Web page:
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J Clin Virol. 2013 Sep;58(1):205-10. doi: 10.1016/j.jcv.2013.06.001. Epub 2013 Jun 28.

Human parechovirus type 3 central nervous system infections in Israeli infants.

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Infectious Diseases Unit, Rambam Health Care Campus, Haifa, Israel.



Human parechoviruses (HPeV) have been recognized as the causative agents of central nervous system (CNS) infection of infants and young children in different parts of the world. The role of HPeV in CNS infection of Israeli infants and children is unknown.


To assess the detection rate of HPeV in enterovirus RT-PCR-negative cerebrospinal fluid (CSF) samples obtained during the years 2007-2009 from children 0-5 years old with suspected CNS infection or from very young infants with unexplained fever in four medical centers in Israel.


A total of 367 CSF samples were retrospectively tested for the presence of HPeV RNA using nested RT-PCR assay. Positive samples were further typed on the basis of molecular sequencing. Retrospective analysis of the medical charts was performed.


HPeV3 RNA was detected in CSF obtained between May and September 2008 in 13 patients, all of whom were <3 months old (3.5% of all CSFs; 11.3% of all infants<3 months in 2008). The HPeV-positive CSF samples were without pleocytosis. All HPeV3-positive patients recovered without obvious short term sequelae.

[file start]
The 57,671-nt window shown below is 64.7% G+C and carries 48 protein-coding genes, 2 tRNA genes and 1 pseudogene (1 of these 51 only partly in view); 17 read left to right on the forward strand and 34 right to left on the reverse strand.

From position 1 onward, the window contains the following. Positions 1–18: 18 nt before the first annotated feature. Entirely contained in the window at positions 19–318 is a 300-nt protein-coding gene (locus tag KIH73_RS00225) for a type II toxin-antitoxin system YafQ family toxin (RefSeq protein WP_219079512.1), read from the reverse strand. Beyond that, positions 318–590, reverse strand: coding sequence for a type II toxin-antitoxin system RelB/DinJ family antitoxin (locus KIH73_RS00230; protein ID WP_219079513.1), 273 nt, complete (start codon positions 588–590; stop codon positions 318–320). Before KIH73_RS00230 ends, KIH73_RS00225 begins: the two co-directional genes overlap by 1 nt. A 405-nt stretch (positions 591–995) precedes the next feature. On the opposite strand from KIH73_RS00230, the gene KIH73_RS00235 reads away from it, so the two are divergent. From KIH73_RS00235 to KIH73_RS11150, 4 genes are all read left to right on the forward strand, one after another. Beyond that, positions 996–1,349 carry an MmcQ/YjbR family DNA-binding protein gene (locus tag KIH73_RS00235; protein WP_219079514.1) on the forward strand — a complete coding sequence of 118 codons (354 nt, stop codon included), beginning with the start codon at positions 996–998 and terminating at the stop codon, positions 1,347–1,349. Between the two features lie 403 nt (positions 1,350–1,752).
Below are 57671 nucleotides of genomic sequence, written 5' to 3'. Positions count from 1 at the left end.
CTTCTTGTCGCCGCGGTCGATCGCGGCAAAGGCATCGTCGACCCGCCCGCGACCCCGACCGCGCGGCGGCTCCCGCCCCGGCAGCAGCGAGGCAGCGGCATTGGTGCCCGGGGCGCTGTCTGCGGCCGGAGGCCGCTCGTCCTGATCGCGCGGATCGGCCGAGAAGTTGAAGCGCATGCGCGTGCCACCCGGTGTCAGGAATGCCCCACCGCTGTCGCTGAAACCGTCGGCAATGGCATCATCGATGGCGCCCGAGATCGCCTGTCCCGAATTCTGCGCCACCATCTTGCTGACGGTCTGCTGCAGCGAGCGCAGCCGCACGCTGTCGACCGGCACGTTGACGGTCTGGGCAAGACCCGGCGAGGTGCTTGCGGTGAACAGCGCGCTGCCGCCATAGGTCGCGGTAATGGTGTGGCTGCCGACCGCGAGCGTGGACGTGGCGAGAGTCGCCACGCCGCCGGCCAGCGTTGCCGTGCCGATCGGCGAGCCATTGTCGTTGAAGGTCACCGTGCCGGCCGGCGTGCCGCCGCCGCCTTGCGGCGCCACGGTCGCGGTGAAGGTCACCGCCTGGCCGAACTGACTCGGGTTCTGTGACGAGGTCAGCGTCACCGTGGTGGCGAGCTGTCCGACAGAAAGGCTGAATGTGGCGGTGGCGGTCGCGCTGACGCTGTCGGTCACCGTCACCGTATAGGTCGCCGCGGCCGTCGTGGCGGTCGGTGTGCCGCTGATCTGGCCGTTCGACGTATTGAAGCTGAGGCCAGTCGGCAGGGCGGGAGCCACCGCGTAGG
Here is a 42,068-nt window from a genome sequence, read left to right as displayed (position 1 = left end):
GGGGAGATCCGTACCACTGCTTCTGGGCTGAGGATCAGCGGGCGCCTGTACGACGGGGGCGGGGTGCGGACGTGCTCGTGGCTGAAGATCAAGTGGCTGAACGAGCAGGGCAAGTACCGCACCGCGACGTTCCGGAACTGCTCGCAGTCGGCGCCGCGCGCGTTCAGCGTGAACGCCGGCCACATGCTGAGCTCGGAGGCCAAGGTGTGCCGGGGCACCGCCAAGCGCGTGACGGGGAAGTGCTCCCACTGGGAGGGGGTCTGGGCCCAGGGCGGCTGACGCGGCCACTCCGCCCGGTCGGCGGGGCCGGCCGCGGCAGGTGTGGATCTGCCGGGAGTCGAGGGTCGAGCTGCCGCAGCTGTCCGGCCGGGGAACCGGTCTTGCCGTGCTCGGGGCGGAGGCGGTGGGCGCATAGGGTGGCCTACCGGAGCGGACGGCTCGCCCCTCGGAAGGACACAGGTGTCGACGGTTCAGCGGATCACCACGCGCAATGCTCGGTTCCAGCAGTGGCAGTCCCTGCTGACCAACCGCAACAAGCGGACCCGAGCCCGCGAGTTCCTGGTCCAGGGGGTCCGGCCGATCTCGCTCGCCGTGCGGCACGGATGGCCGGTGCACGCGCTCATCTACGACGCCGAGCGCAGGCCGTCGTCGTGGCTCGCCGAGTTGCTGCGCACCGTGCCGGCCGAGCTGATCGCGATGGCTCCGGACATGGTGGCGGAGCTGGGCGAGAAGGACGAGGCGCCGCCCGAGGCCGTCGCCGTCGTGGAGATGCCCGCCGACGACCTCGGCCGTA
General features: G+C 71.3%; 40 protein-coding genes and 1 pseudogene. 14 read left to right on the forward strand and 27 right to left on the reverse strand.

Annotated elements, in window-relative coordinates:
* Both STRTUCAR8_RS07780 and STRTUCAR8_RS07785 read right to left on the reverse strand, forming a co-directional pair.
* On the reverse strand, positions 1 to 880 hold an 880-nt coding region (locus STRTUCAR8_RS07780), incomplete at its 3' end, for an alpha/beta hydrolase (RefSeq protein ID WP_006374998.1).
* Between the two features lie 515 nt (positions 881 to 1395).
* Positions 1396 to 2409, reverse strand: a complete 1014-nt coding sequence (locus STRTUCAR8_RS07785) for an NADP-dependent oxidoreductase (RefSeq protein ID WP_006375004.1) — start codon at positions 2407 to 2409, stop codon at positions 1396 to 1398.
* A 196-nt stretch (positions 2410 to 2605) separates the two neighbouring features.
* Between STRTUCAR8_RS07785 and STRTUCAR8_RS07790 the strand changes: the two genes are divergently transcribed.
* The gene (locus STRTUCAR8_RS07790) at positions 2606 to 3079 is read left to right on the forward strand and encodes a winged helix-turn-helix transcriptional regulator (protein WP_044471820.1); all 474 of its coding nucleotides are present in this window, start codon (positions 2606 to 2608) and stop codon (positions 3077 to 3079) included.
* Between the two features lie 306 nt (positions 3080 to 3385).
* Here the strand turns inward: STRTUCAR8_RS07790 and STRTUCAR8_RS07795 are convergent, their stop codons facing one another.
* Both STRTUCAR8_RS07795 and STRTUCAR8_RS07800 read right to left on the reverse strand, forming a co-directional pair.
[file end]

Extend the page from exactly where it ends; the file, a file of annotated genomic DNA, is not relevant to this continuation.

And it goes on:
HPeV infection could play an important role in summertime febrile/CNS illness in young infants during specific years with high HPeV activity. PCR detection of parechoviral RNA in CSF should be included in the diagnostic evaluation of fever or CNS infection of neonates and very young infants. The rapid identification of HPeV in CSF could curtail unnecessary empirical antibiotic treatment and shorten hospital stay in selected patients.


CNS; CSF; Central nervous system; HPeV; IQR; Infants; LOS; Neonate; Parechovirus; RT-PCR; UTI; Viral infections; WBC; central nervous system; cerebrospinal fluid; human parechovirus; interquartile ranges; length of stay; reverse transcriptase polymerase chain reaction; urinary tract infection; white blood cells

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